cally have a limited number of responsesavailable to it.
AI-based bots are still in the minority butPage foresees a day when they are almost ascommon as their older counterparts.
“We are seeing a lot of adoption aroundbuilding natural language processing toolsfor bots, for example. These bots are ableto have advanced conversations much like aleasing agent could.” The bots aren’t meantto replace the leasing agent, he adds.Rather, the typical scenario is that the leasing agent comes into the office and picksup where the bot left off.
Chatbots are just one area in which AI
has begun to meet up with commercial realestate to take processes and proceduresbeyond the confines of mere automation.To truly understand the implications ofthis, though, a brief explanation of AI isnecessary. At its most basic, AI is technologythat is capable of performing tasks that usually require human intelligence. It goesbeyond, for example, predictive analytics ordecision-tree modeling to process information and think like a human.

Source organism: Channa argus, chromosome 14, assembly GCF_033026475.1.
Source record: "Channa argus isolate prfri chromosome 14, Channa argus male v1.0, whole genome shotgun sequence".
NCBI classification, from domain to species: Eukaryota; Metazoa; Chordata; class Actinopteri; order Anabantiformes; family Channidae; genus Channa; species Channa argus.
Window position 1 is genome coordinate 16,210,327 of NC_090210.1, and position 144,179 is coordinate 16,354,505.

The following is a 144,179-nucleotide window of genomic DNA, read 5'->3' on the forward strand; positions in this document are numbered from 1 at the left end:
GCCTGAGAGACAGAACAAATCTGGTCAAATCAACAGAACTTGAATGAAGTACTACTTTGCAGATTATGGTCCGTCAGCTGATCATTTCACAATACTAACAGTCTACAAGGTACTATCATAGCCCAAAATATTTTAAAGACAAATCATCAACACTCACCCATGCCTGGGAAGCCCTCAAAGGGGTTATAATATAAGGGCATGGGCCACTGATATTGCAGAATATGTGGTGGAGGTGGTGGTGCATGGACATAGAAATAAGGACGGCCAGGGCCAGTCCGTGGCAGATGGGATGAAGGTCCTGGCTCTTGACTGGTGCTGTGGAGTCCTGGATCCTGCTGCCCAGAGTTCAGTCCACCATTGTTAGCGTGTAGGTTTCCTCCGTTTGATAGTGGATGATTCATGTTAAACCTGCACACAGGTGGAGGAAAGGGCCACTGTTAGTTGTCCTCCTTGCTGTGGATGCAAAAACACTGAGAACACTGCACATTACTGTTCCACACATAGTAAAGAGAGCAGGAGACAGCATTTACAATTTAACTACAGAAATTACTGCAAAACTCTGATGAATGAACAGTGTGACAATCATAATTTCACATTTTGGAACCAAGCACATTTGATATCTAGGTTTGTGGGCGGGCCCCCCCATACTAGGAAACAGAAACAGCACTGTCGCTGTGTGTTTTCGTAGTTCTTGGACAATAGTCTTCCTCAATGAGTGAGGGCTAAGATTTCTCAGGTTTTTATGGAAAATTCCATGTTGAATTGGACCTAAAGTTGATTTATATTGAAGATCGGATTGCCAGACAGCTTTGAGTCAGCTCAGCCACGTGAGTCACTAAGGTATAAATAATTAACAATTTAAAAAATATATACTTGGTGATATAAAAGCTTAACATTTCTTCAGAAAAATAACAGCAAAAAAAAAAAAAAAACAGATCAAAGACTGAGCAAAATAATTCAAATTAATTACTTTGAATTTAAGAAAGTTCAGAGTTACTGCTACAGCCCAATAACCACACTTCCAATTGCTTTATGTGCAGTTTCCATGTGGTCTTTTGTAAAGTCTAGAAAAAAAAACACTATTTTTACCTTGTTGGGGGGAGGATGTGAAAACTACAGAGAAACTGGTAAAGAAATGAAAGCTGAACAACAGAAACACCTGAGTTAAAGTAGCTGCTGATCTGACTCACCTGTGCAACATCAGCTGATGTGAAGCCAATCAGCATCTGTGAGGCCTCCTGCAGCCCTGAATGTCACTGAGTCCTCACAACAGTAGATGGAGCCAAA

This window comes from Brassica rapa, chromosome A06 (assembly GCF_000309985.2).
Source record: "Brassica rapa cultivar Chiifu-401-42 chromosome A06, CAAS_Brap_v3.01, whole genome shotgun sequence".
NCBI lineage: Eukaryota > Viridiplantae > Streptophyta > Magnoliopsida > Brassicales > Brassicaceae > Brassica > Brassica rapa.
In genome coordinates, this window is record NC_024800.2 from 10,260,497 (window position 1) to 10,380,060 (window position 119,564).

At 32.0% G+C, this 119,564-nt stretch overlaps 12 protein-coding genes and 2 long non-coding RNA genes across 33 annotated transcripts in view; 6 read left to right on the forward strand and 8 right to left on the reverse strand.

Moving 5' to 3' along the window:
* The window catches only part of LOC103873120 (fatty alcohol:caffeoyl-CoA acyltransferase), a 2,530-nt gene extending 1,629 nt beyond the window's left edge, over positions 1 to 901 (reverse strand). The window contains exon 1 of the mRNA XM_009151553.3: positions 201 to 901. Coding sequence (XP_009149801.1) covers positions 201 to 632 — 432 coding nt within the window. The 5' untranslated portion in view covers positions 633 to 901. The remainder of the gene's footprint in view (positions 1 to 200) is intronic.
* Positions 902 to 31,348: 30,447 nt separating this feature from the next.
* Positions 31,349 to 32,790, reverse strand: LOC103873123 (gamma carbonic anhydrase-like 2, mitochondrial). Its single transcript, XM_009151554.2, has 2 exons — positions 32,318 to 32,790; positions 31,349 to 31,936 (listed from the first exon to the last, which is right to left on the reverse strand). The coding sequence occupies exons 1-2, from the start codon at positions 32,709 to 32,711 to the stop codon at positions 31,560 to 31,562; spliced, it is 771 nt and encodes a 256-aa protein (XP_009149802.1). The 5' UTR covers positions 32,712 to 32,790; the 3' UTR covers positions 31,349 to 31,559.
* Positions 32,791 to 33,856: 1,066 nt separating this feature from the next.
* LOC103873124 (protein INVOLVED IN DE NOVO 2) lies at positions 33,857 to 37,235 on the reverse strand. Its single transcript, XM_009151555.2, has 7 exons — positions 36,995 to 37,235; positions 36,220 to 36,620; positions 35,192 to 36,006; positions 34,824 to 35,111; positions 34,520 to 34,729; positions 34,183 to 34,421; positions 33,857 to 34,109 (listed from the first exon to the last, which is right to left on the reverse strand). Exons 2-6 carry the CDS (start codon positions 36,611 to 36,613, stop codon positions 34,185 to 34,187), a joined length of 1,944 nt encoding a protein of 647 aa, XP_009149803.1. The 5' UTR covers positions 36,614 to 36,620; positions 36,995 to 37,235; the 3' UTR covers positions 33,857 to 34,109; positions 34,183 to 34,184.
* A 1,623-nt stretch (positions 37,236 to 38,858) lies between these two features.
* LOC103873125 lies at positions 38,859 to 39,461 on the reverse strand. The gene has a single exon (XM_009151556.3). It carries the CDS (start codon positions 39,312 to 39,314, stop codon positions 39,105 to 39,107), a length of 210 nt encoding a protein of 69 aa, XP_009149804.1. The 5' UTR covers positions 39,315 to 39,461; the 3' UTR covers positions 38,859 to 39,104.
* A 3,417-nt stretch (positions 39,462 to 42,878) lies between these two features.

CRE OPENS THE DOOR TO AI
For anyone following commercial real
estate’s adoption of high tech in the last
decade, it may be hard to grasp that AI is
being used in a range of activities today.
CRE, for years, was seen as a laggard in
advanced technology adoption, an image
that was finally shed years ago. AI, though,
is the height of advanced technology and
computing and more often associated with
such cerebral applications as curing cancer
or creating self-driving cars.
It is doing those things, with great fanfare in many cases, but the technology has awide range of use cases, some of which arebeing applied in commercial real estatefrom valuation of buildings, to runningsmart offices to revenue management.